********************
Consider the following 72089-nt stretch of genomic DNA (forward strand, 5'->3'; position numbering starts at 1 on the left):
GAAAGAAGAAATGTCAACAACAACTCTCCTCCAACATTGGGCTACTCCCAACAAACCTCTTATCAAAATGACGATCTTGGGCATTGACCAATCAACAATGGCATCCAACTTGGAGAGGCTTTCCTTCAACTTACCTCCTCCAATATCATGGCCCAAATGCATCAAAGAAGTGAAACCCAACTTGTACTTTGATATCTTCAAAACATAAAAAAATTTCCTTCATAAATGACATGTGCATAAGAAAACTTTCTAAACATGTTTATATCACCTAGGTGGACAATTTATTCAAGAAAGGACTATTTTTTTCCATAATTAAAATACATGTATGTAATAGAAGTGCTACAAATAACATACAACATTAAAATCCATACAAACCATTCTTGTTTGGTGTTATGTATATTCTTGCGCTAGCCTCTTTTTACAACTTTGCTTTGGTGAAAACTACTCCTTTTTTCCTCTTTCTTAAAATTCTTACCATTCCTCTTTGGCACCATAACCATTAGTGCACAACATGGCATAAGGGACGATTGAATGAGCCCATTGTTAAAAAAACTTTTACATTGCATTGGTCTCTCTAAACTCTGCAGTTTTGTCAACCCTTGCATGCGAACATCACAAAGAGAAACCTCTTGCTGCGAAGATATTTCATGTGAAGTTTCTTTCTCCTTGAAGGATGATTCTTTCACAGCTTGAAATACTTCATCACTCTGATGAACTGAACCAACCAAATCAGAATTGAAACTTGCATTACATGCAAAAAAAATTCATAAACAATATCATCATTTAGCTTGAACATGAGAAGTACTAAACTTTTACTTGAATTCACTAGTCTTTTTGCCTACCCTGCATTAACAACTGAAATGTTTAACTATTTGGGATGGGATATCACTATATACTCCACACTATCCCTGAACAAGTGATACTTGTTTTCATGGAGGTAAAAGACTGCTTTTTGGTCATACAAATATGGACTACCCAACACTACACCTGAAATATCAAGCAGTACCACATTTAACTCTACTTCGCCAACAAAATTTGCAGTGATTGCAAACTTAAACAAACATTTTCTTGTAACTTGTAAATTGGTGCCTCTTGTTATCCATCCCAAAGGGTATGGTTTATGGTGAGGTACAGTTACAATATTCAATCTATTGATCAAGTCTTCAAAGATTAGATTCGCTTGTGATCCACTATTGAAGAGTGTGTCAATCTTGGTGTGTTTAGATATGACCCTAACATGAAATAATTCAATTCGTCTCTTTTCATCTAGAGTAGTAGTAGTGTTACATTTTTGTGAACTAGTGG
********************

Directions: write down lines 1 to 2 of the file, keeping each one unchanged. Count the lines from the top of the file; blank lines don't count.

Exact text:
Consider the following 72089-nt stretch of genomic DNA (forward strand, 5'->3'; position numbering starts at 1 on the left):
GAAAGAAGAAATGTCAACAACAACTCTCCTCCAACATTGGGCTACTCCCAACAAACCTCTTATCAAAATGACGATCTTGGGCATTGACCAATCAACAATGGCATCCAACTTGGAGAGGCTTTCCTTCAACTTACCTCCTCCAATATCATGGCCCAAATGCATCAAAGAAGTGAAACCCAACTTGTACTTTGATATCTTCAAAACATAAAAAAATTTCCTTCATAAATGACATGTGCATAAGAAAACTTTCTAAACATGTTTATATCACCTAGGTGGACAATTTATTCAAGAAAGGACTATTTTTTTCCATAATTAAAATACATGTATGTAATAGAAGTGCTACAAATAACATACAACATTAAAATCCATACAAACCATTCTTGTTTGGTGTTATGTATATTCTTGCGCTAGCCTCTTTTTACAACTTTGCTTTGGTGAAAACTACTCCTTTTTTCCTCTTTCTTAAAATTCTTACCATTCCTCTTTGGCACCATAACCATTAGTGCACAACATGGCATAAGGGACGATTGAATGAGCCCATTGTTAAAAAAACTTTTACATTGCATTGGTCTCTCTAAACTCTGCAGTTTTGTCAACCCTTGCATGCGAACATCACAAAGAGAAACCTCTTGCTGCGAAGATATTTCATGTGAAGTTTCTTTCTCCTTGAAGGATGATTCTTTCACAGCTTGAAATACTTCATCACTCTGATGAACTGAACCAACCAAATCAGAATTGAAACTTGCATTACATGCAAAAAAAATTCATAAACAATATCATCATTTAGCTTGAACATGAGAAGTACTAAACTTTTACTTGAATTCACTAGTCTTTTTGCCTACCCTGCATTAACAACTGAAATGTTTAACTATTTGGGATGGGATATCACTATATACTCCACACTATCCCTGAACAAGTGATACTTGTTTTCATGGAGGTAAAAGACTGCTTTTTGGTCATACAAATATGGACTACCCAACACTACACCTGAAATATCAAGCAGTACCACATTTAACTCTACTTCGCCAACAAAATTTGCAGTGATTGCAAACTTAAACAAACATTTTCTTGTAACTTGTAAATTGGTGCCTCTTGTTATCCATCCCAAAGGGTATGGTTTATGGTGAGGTACAGTTACAATATTCAATCTATTGATCAAGTCTTCAAAGATTAGATTCGCTTGTGATCCACTATTGAAGAGTGTGTCAATCTTGGTGTGTTTAGATATGACCCTAACATGAAATAATTCAATTCGTCTCTTTTCATCTAGAGTAGTAGTAGTGTTACATTTTTGTGAACTAGTGG